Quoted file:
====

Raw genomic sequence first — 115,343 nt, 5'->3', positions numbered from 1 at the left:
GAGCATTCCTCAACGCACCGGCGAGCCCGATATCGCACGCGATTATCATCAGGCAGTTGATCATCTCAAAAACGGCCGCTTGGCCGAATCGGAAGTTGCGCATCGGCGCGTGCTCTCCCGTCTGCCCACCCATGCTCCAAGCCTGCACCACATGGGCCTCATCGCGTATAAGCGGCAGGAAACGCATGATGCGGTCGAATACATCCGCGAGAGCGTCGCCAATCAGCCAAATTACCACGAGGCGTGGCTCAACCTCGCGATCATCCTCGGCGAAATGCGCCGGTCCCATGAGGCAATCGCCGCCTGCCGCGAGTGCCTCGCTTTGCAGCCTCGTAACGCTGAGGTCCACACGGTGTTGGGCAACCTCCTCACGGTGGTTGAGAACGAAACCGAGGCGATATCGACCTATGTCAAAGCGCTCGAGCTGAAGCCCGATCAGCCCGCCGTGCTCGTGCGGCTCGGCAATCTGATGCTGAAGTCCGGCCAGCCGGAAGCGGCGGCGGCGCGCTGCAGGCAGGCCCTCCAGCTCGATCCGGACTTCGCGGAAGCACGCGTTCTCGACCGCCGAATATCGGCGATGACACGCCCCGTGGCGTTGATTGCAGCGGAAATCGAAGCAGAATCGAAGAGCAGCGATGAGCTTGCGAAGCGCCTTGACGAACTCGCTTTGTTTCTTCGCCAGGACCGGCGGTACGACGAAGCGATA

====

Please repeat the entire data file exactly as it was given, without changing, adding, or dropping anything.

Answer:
Raw genomic sequence first — 115,343 nt, 5'->3', positions numbered from 1 at the left:
GAGCATTCCTCAACGCACCGGCGAGCCCGATATCGCACGCGATTATCATCAGGCAGTTGATCATCTCAAAAACGGCCGCTTGGCCGAATCGGAAGTTGCGCATCGGCGCGTGCTCTCCCGTCTGCCCACCCATGCTCCAAGCCTGCACCACATGGGCCTCATCGCGTATAAGCGGCAGGAAACGCATGATGCGGTCGAATACATCCGCGAGAGCGTCGCCAATCAGCCAAATTACCACGAGGCGTGGCTCAACCTCGCGATCATCCTCGGCGAAATGCGCCGGTCCCATGAGGCAATCGCCGCCTGCCGCGAGTGCCTCGCTTTGCAGCCTCGTAACGCTGAGGTCCACACGGTGTTGGGCAACCTCCTCACGGTGGTTGAGAACGAAACCGAGGCGATATCGACCTATGTCAAAGCGCTCGAGCTGAAGCCCGATCAGCCCGCCGTGCTCGTGCGGCTCGGCAATCTGATGCTGAAGTCCGGCCAGCCGGAAGCGGCGGCGGCGCGCTGCAGGCAGGCCCTCCAGCTCGATCCGGACTTCGCGGAAGCACGCGTTCTCGACCGCCGAATATCGGCGATGACACGCCCCGTGGCGTTGATTGCAGCGGAAATCGAAGCAGAATCGAAGAGCAGCGATGAGCTTGCGAAGCGCCTTGACGAACTCGCTTTGTTTCTTCGCCAGGACCGGCGGTACGACGAAGCGATA